Precision medicine can transform diagnosis, treatment, and prognosis, as illustrated by a case discussed during a multidisciplinary molecular tumor board session. The patient, a young woman of child-bearing age who sought to become pregnant, was initially diagnosed with an inflammatory myofibroblastic tumor (IMT) and recommended for a hysterectomy. However, next-generation sequencing detected a genetic mutation present in a majority of benign uterine leiomyomas while ruling out the initial diagnosis.

“It was good news for the patient,” said Marilyn Huang, M.D., director of translational gynecologic oncology research at Sylvester.

“Sylvester’s strategic decision to have precision medicine tumor boards can change the trajectory of a patient’s cancer journey,” said Richard L. Schilsky, M.D., who served as keynote speaker.

Some cancers such as cutaneous melanoma have multiple genetic mutations that can be effectively targeted with precision therapies.

Macarena de la Fuente, M.D.
Macarena de la Fuente, M.D.

Precision medicine also represents “an opportunity to identify effective and less toxic treatments for glioma [primary brain tumor] patients,” said Macarena de la Fuente, M.D., neuro-oncology clinical service leader for the Oncology Service Line at Sylvester, during her presentation. Dr. de la Fuente is also chief of the Neuro-Oncology Division in the Department of Neurology at the University of Miami Miller School of Medicine.

The search for precision medicine therapies for pediatric malignancies is still in its early stages, said Asha B. Pillai, M.D., of Sylvester’s departments of pediatrics, microbiology and immunology, whose multiple roles at the cancer center also include serving as deputy director of translational research. However, Dr. Pillai noted that there is intense interest in advancing this work through, for now, basic science studies.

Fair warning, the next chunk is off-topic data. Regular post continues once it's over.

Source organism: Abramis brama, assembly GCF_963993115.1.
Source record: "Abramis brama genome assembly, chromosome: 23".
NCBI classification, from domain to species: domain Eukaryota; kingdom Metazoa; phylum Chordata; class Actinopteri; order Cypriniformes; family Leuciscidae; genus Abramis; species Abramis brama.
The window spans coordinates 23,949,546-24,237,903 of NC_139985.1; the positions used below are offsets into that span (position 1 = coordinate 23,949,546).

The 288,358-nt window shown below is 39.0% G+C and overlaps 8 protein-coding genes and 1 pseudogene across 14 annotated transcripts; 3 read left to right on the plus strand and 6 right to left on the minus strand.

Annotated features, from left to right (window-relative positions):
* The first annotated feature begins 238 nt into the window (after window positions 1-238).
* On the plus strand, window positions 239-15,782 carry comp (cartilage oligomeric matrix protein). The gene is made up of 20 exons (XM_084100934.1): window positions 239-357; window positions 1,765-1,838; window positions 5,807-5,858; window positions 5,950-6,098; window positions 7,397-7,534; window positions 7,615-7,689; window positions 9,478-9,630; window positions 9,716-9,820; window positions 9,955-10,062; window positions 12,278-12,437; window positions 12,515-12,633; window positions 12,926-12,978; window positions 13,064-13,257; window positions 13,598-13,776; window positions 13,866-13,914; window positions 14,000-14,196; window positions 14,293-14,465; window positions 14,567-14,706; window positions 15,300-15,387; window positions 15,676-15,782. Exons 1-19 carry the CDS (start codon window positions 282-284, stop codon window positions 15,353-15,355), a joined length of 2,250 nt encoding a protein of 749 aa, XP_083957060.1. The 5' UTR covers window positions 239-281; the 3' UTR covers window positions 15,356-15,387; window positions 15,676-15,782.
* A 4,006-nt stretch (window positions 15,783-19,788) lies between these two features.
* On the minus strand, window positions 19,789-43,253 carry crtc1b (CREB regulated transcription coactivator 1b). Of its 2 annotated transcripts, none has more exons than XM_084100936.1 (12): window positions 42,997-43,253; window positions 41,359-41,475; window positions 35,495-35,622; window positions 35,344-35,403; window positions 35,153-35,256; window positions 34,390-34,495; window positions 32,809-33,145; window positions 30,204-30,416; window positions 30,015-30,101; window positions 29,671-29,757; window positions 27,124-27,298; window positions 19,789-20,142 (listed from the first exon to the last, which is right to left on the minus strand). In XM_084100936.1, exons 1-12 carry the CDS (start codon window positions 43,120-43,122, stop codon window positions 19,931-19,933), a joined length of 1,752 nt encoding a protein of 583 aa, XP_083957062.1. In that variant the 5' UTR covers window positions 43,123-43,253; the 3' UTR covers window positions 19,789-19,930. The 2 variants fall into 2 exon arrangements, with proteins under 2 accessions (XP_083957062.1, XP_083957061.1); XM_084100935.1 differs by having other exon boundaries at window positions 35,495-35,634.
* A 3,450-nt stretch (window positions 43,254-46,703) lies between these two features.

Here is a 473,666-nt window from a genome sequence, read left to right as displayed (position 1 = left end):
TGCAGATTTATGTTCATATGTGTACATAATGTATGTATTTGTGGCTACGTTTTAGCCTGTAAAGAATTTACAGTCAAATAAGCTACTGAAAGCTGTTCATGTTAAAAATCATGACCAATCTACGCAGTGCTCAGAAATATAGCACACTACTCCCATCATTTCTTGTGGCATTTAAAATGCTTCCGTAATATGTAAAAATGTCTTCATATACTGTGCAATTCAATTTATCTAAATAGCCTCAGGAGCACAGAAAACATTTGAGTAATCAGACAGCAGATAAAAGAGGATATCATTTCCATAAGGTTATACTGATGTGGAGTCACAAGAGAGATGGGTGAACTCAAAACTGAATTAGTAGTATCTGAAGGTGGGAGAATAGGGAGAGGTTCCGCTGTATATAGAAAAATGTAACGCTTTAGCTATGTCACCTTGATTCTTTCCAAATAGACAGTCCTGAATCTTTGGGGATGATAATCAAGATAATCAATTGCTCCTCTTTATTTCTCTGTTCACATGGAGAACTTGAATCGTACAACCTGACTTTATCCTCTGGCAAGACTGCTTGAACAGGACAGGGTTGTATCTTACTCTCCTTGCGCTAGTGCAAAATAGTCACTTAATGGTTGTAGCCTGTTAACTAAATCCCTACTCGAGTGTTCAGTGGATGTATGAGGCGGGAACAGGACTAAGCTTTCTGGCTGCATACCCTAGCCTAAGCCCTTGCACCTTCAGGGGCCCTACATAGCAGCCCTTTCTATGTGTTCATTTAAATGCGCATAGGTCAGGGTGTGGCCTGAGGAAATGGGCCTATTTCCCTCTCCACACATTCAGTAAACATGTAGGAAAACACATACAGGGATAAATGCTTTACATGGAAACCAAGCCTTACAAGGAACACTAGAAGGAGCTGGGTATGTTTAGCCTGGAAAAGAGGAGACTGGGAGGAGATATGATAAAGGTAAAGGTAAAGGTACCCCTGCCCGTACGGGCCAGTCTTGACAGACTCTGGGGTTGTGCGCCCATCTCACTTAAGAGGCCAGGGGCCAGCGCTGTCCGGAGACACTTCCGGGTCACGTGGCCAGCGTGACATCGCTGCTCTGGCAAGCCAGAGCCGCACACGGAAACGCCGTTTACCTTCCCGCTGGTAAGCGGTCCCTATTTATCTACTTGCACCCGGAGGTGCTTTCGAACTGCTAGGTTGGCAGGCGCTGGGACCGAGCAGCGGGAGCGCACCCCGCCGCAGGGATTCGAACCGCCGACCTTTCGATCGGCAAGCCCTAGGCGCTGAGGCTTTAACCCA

Richard L. Schilsky, M.D.
Richard L. Schilsky, M.D.

In his presentation, Dr. Schilsky, former chair of the American Society of Clinical Oncology (ASCO), provided an update on the ASCO TAPUR study, which evaluates the role of molecularly targeted cancer drugs in the treatment of several types of malignancies, collects outcomes data to inform potential additional uses of these drugs beyond approved indications, and educates oncologists about implementation of precision medicine in clinical practice.

The potential of precision oncology medicine to revolutionize the treatment of malignancies such as acute myeloid leukemia and cutaneous, GI, gynecologic, hematologic, and lung cancers was explored in numerous presentations. Other topics showcased by Sylvester physicians, researchers, and patient care team members included the roles of patient-reported outcomes and artificial intelligence in advancing the field.

A special feature of the event was a series of concurrent sessions specifically geared toward cancer patients and their families, patient advocacy groups, and representatives from organizations focused on rare cancer types.

These sessions presented “a variety of offerings focusing on the potential of precision medicine to extend survivorship, improve quality of life, and expand treatment options for patients with treatment-resistant cancers,” said Estelamari Rodriguez, M.D., thoracic oncology co-lead of the Thoracic Site Disease Group at Sylvester and voluntary assistant professor of clinical medicine. “Our goals are to empower patients and their caregivers with information and to build a community of support for all patients.”

“Meeting the patients who attended was a privilege and a joy,” Dr. Schilsky said. “Our patients’ willingness to participate in research so that we might all learn from them was truly inspiring.”